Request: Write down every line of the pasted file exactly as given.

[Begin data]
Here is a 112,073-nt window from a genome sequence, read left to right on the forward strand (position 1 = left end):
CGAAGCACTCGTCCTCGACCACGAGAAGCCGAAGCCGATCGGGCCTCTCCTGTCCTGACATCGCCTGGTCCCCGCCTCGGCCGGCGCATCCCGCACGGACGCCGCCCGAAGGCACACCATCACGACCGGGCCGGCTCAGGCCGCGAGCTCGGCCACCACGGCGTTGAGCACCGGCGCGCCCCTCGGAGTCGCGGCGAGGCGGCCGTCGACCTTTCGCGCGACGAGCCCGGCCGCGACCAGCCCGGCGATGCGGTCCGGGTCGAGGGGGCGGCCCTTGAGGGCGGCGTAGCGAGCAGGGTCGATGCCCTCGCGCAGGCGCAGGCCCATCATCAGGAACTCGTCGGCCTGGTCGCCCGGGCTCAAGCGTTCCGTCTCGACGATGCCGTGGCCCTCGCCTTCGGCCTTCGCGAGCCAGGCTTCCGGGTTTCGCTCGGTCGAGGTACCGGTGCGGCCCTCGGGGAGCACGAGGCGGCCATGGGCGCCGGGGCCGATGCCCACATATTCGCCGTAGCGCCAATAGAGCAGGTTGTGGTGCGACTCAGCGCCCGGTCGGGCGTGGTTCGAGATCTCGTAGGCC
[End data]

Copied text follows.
Here is a 112,073-nt window from a genome sequence, read left to right on the forward strand (position 1 = left end):
CGAAGCACTCGTCCTCGACCACGAGAAGCCGAAGCCGATCGGGCCTCTCCTGTCCTGACATCGCCTGGTCCCCGCCTCGGCCGGCGCATCCCGCACGGACGCCGCCCGAAGGCACACCATCACGACCGGGCCGGCTCAGGCCGCGAGCTCGGCCACCACGGCGTTGAGCACCGGCGCGCCCCTCGGAGTCGCGGCGAGGCGGCCGTCGACCTTTCGCGCGACGAGCCCGGCCGCGACCAGCCCGGCGATGCGGTCCGGGTCGAGGGGGCGGCCCTTGAGGGCGGCGTAGCGAGCAGGGTCGATGCCCTCGCGCAGGCGCAGGCCCATCATCAGGAACTCGTCGGCCTGGTCGCCCGGGCTCAAGCGTTCCGTCTCGACGATGCCGTGGCCCTCGCCTTCGGCCTTCGCGAGCCAGGCTTCCGGGTTTCGCTCGGTCGAGGTACCGGTGCGGCCCTCGGGGAGCACGAGGCGGCCATGGGCGCCGGGGCCGATGCCCACATATTCGCCGTAGCGCCAATAGAGCAGGTTGTGGTGCGACTCAGCGCCCGGTCGGGCGTGGTTCGAGATCTCGTAGGCC